Bird-watching and botany walks set for spring and summer

Feather Publishing

With the warmer weather new bird songs can be heard from spring migrants, buds are breaking and flowers are appearing in Plumas County. Your enjoyment of these events could be enhanced by a program of bird-watching and botany walks organized by the Plumas Audubon Society. These walks will provide all who are interested with an opportunity to see a wide array of birds and flowering plants with guidance from people who have expertise in finding and identifying different species. Put on your walking shoes, bring your binoculars and come and join us.

On Saturday, May 5, David Arsenault and Tony Hall will lead a morning bird walk that will explore Spanish Creek from Gansner Park down to the wastewater treatment ponds. The walk will start at the parking area next to the tennis courts in Gansner Park at 7:30 a.m.

In Gansner Park, male red-breasted sapsuckers and northern flickers might be heard announcing their territory by drumming loudly on trees. From the walking bridge across Spanish Creek an American dipper might be seen because a pair already has started nesting under the Highway 70 bridge. There should be several warbler species in the willows along Spanish Creek. California quail and various hawks are often seen at the airport. The wastewater ponds are a special treat in that about 20 different bird species have been seen there in the spring. Spotting scopes will be available to provide a good look at the waterfowl in the ponds.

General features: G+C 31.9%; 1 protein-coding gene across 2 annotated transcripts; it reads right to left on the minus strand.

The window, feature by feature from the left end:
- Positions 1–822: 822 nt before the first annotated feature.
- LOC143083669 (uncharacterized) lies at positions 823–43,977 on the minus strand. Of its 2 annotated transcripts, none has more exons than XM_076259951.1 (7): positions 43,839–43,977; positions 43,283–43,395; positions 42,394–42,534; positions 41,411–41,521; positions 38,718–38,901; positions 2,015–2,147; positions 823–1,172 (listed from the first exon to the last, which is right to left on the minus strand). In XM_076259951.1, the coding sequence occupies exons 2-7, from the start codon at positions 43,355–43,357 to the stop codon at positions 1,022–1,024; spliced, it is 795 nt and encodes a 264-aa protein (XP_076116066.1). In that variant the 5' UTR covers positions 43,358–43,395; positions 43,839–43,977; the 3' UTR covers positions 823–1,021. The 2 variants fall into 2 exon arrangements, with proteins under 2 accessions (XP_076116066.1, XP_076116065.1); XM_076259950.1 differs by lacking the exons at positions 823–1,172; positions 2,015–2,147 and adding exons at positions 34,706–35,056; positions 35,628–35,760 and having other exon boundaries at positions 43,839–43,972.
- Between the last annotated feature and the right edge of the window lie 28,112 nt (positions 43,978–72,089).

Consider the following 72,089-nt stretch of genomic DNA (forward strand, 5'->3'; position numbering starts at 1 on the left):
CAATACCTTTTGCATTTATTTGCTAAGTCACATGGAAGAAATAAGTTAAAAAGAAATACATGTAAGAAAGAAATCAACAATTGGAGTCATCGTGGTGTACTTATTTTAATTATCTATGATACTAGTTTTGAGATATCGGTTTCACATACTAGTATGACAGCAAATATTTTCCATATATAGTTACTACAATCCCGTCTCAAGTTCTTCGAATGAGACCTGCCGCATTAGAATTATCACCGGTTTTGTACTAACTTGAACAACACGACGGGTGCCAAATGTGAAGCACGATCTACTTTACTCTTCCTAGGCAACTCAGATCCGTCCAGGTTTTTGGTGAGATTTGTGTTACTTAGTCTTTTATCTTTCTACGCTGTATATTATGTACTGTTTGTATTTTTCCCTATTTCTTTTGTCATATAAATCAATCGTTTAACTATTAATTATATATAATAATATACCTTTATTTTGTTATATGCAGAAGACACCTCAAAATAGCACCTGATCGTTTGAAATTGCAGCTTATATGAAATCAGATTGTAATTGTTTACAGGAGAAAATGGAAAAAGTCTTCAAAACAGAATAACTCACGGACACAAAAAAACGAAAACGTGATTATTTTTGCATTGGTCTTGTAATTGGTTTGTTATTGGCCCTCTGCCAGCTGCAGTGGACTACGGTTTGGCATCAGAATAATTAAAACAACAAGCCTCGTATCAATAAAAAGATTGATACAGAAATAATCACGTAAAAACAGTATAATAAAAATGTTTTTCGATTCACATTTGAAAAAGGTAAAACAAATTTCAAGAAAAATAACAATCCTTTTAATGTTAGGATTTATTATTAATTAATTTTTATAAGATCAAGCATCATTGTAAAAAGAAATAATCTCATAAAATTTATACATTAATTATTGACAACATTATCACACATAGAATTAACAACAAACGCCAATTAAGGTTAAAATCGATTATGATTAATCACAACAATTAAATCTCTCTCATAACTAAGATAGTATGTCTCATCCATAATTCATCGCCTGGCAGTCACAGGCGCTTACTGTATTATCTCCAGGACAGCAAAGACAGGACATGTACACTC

On Saturday, May 12, Ryan Burnett will lead a bird walk that will start at 7:30 a.m. at the Chester High School parking lot at the end of First Street. To carpool from Quincy meet at the post office at 6:15 a.m.

This will be a several-hour walk; bring a pack with lunch and drinks if you wish to participate in a group picnic in the meadow. We will follow the old railroad tracks and cross the bridge over the North Fork Feather River. We will walk along the meadow and follow the river as it flows toward Lake Almanor and then walk along the lake shore. Due to the diversity of habitats that will be examined it is possible to see as many as 70 bird species. Possible sightings include several warblers, flycatchers, vireos, grosbeaks, bald eagles and other raptors, white pelicans and various waterfowl and shorebirds.

On Saturday, May 19, there will be bird walks, a botany walk, a barbecue and opportunities for canoeing at the Maddalena Ranch corral in Sierra Valley. The corral is located 1-1/2 miles south of Highway 70 on Road A24. The bird walks will be led by David Arsenault, Bob Battagin and Colin Dillingham and begin at 8 a.m. There will be an opportunity to use the viewing platform developed by the Plumas Audubon Society so bring your spotting scopes. Bill and Nancy Harnach will lead a mid-morning botany walk. Canoes will be available in the morning for anyone to use. There will be a barbecue at the corral at noon to which everyone is invited. A $5 donation for the food would be appreciated and you should bring a chair if you need one.